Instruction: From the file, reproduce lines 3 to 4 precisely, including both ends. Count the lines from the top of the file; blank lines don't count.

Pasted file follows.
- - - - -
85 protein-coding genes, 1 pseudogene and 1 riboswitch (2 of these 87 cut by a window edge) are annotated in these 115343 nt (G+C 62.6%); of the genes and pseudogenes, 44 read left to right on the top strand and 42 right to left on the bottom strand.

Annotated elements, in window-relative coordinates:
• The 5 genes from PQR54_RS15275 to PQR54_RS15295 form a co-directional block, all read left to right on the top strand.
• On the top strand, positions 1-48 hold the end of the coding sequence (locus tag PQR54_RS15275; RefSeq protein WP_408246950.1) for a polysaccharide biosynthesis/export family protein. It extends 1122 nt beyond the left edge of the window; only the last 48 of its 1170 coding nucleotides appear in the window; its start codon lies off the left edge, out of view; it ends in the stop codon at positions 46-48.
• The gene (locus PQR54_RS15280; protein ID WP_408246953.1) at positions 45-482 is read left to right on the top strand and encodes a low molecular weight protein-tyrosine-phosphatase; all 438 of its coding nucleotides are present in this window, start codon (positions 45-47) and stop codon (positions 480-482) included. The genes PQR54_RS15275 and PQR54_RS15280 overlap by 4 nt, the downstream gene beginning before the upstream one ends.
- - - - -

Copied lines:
• The 5 genes from PQR54_RS15275 to PQR54_RS15295 form a co-directional block, all read left to right on the top strand.
• On the top strand, positions 1-48 hold the end of the coding sequence (locus tag PQR54_RS15275; RefSeq protein WP_408246950.1) for a polysaccharide biosynthesis/export family protein. It extends 1122 nt beyond the left edge of the window; only the last 48 of its 1170 coding nucleotides appear in the window; its start codon lies off the left edge, out of view; it ends in the stop codon at positions 46-48.